ATLANTA—Specific immune cells have the ability to produce a healing factor that can promote wound repair in the intestine, a finding that could lead to new, potential therapeutic treatments for inflammatory bowel disease (IBD), according to a new research study.
The research team, led by Georgia State University and the University of Michigan, wanted to understand how a wound heals in the intestine because in IBD, which includes Crohn’s disease and ulcerative colitis, damage to the intestinal epithelial barrier allows bacteria in the intestine to go across the barrier and stimulate the body’s immune system. This can lead to excessive inflammation and IBD. Efficient repair of the epithelial barrier is critical for suppressing inflammation and reestablishing intestinal homeostasis.
In this study, the researchers found that a specific population of immune cells called macrophages have the ability to secrete or produce a protective or healing factor known as Interleukin-10 (IL-10), which can interact with receptors on intestinal epithelial cells to promote wound healing. The findings are published in The Journal of Clinical Investigation.
“Understanding how wounds can be healed is believed to be very important and a potential therapeutic avenue for the treatment of inflammatory bowel disease,” said Dr. Tim Denning, associate professor in the Institute for Biomedical Sciences at Georgia State. “In this study, we tried to understand some of the cellular mechanisms that are required for optimal wound healing in the intestine. To do this, we used a cutting-edge system, a colonoscope with biopsy forceps, to create a wound in mice. This is analogous to colonoscopies in humans. This cutting-edge system allowed us to begin to define what cells and factors contribute to wound healing in the mouse model.”
The researchers used a small, fiber optic camera and forceps to pinch the mouse’s intestine and take a small biopsy, just as how colonoscopies are done in humans. This small pinch created a wound, which the researchers observed as it healed. The study compared intestinal wound healing in two groups of mice: 1) typical mice (wild type) found in nature and 2) mice genetically deficient in the healing factor IL-10, specifically in macrophages, which impairs their ability to have normal wound repair.
The team also analyzed the effects of IL-10 on epithelial wound closure in vitro using an intestinal epithelial cell line.
They concluded that macrophages are a main source of IL-10 in the wound bed, and IL-10 stimulates in vitro intestinal epithelial wound healing and increases in expression during in vivo intestinal epithelial wound repair. In vitro, exposure to IL-10 increased wound repair within 12 hours and the response was further enhanced after 24 hours.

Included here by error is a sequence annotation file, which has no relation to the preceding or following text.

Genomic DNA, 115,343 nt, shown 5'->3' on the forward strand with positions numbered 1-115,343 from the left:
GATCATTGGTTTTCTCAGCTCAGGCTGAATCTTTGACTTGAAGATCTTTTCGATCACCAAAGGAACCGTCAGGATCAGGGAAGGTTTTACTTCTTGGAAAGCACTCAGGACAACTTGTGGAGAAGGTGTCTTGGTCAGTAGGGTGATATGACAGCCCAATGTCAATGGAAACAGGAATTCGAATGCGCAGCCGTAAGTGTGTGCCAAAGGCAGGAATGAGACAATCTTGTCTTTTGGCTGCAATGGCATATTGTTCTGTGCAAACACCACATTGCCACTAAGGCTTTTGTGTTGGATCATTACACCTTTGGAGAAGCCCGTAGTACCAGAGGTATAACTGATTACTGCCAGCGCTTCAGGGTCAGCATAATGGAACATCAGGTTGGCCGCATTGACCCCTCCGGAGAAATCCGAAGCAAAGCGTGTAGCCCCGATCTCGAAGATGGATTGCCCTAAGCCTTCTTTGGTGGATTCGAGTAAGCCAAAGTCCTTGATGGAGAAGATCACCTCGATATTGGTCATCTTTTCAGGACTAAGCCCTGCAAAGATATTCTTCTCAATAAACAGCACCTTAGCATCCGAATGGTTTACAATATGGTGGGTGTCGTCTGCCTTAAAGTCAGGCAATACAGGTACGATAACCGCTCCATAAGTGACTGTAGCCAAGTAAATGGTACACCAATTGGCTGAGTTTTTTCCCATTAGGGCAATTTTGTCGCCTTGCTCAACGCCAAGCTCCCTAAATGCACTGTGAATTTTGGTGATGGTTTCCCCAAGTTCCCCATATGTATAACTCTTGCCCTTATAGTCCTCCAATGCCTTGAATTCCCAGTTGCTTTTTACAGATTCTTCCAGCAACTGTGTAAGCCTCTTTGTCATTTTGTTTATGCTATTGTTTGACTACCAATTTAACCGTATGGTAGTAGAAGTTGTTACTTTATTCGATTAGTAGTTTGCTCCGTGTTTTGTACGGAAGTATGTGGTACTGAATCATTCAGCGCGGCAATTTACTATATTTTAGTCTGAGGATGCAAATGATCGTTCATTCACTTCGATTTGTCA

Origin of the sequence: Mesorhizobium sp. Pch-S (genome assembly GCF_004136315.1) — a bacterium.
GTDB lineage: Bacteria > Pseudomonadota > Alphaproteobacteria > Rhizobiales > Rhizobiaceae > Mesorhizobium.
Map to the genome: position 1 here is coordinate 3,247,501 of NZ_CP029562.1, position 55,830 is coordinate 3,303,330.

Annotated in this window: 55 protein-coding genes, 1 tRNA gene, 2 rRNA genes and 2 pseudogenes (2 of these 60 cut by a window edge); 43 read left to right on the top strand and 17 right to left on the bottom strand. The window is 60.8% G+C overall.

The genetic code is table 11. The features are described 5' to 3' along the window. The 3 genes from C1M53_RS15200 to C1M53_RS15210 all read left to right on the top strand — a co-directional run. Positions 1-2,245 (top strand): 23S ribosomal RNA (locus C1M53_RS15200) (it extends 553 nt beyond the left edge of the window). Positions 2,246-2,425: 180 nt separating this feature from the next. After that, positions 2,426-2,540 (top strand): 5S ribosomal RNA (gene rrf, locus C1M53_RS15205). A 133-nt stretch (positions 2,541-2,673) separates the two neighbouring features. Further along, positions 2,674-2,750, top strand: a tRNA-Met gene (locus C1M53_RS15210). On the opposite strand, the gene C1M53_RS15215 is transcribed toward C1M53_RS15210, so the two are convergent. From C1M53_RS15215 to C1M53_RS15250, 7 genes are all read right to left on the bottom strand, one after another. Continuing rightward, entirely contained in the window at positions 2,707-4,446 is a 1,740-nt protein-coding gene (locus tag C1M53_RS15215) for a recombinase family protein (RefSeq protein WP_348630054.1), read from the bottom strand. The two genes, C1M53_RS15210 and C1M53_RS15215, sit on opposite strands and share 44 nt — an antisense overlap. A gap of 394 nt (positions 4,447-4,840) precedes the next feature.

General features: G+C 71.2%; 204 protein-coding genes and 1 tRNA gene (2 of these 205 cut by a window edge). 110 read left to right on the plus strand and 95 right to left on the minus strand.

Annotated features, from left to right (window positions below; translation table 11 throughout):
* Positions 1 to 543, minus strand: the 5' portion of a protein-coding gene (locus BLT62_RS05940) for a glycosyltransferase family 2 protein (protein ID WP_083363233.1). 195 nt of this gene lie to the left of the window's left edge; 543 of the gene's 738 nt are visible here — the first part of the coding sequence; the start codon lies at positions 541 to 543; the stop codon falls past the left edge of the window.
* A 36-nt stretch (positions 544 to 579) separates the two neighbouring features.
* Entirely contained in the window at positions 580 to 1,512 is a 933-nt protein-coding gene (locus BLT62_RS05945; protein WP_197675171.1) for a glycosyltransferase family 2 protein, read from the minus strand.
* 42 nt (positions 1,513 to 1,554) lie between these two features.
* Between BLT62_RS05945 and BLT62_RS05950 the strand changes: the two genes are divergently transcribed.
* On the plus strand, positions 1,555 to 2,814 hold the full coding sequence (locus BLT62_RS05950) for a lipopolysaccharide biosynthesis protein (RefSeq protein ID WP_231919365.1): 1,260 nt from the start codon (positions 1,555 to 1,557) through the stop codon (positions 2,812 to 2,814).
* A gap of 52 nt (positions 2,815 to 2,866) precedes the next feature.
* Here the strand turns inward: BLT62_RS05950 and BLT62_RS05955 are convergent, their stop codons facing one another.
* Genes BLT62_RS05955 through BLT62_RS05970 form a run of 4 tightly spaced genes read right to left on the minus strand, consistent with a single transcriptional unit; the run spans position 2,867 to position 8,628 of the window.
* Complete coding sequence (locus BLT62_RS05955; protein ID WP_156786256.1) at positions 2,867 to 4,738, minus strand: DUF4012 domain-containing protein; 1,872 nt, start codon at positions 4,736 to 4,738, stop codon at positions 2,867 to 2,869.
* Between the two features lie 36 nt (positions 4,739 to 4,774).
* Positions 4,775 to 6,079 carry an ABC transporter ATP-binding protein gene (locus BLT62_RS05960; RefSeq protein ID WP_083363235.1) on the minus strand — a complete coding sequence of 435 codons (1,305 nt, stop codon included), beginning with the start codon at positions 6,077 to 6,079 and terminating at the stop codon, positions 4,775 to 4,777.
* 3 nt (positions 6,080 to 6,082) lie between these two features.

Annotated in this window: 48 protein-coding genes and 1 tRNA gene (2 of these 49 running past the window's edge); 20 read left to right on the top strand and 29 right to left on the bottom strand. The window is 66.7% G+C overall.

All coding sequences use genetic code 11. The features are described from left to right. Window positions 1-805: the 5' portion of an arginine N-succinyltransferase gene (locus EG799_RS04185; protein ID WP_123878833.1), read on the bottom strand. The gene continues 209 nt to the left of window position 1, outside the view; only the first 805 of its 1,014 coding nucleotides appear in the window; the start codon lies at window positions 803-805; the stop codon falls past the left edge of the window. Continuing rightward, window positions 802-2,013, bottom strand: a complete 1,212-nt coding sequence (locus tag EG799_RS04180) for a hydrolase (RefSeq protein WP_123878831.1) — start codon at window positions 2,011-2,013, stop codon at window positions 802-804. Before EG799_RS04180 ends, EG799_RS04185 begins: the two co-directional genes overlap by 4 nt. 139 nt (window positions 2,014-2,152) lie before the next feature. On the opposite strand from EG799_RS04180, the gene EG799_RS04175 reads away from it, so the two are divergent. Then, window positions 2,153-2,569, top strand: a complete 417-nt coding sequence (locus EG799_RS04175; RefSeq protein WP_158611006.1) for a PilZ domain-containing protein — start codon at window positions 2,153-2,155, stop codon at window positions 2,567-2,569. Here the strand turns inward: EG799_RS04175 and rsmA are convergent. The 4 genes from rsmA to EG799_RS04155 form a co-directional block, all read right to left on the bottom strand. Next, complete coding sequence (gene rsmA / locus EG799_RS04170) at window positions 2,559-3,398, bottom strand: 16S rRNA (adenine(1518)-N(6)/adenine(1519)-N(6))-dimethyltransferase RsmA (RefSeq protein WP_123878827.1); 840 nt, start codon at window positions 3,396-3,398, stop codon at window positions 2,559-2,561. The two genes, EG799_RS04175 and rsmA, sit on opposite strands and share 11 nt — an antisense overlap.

“Basically, you have a wound, and you have an immune cell that comes in,” Denning said. “That’s the macrophage. The macrophage can produce a factor (IL-10), and that factor can then cause the cells that are around the wound to start closing the wound.”
In addition, the researchers defined some of the signaling pathways that IL-10 uses to orchestrate wound repair. They found IL-10 promotes intestinal epithelial wound repair through the activation of cAMP response element-binding protein (CREB) signaling at the sites of injury, followed by synthesis and secretion of the WNT1-inducible signaling protein 1 (WISP-1).
“The implications are that understanding these cells, the factors and the pathways may offer us the ability to modulate this pathway during inflammatory bowel disease, which could lead to treatment and promote healing and recovery from inflammatory bowel disease,” Denning said. “There are different ways we think about it, but perhaps we could deliver the beneficial compounds (IL-10 and the downstream signaling pathways) to those patients, orally or even intravenously, or somehow drive the natural production of those compounds.”
Co-authors of the study include Dr. Asma Nusrat and Dr. Charles A. Parkos of the Department of Pathology at the University of Michigan, as well as researchers from Emory University, Technische Universität München and Ludwig-Maximilian University.
The study was funded by the National Institutes of Health, the Crohn’s and Colitis Foundation and the German Research Foundation.
To read the study, visit https://www.jci.org/articles/view/90229.
Dr. Tim Denning
Center for Inflammation Immunity & Infection
Timothy Denning, associate professor at Georgia State University, specializes in research on how antigen presenting cells regulate adaptive immune responses at mucosal surfaces. In particular, he is interested in how intestinal macrophages and dendritic cells control CD4+ T cell differentiation and function in the intestine during homeostasis and inflammatory conditions. The research has applications for inflammatory bowel disease (IBD), a chronic, relapsing inflammatory disorder of the digestive tract.